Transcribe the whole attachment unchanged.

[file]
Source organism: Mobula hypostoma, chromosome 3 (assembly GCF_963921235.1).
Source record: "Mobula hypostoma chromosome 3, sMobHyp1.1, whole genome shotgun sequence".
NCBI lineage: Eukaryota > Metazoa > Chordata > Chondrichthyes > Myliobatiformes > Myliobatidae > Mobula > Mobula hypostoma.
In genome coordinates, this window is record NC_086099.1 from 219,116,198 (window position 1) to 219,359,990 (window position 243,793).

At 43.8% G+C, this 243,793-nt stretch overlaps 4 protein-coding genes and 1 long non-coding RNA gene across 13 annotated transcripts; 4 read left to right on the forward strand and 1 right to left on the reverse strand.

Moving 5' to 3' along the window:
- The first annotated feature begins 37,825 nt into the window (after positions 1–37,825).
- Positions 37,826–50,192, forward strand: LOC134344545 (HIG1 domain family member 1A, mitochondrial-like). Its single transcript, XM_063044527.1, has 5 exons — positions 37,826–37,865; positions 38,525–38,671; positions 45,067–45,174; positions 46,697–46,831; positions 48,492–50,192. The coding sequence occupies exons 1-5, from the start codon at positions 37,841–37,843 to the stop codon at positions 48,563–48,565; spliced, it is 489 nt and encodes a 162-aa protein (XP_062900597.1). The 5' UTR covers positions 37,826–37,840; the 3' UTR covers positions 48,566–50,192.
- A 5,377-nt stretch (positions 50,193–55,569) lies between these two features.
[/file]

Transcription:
Source organism: Mobula hypostoma, chromosome 3 (assembly GCF_963921235.1).
Source record: "Mobula hypostoma chromosome 3, sMobHyp1.1, whole genome shotgun sequence".
NCBI lineage: Eukaryota > Metazoa > Chordata > Chondrichthyes > Myliobatiformes > Myliobatidae > Mobula > Mobula hypostoma.
In genome coordinates, this window is record NC_086099.1 from 219,116,198 (window position 1) to 219,359,990 (window position 243,793).

At 43.8% G+C, this 243,793-nt stretch overlaps 4 protein-coding genes and 1 long non-coding RNA gene across 13 annotated transcripts; 4 read left to right on the forward strand and 1 right to left on the reverse strand.

Moving 5' to 3' along the window:
- The first annotated feature begins 37,825 nt into the window (after positions 1–37,825).
- Positions 37,826–50,192, forward strand: LOC134344545 (HIG1 domain family member 1A, mitochondrial-like). Its single transcript, XM_063044527.1, has 5 exons — positions 37,826–37,865; positions 38,525–38,671; positions 45,067–45,174; positions 46,697–46,831; positions 48,492–50,192. The coding sequence occupies exons 1-5, from the start codon at positions 37,841–37,843 to the stop codon at positions 48,563–48,565; spliced, it is 489 nt and encodes a 162-aa protein (XP_062900597.1). The 5' UTR covers positions 37,826–37,840; the 3' UTR covers positions 48,566–50,192.
- A 5,377-nt stretch (positions 50,193–55,569) lies between these two features.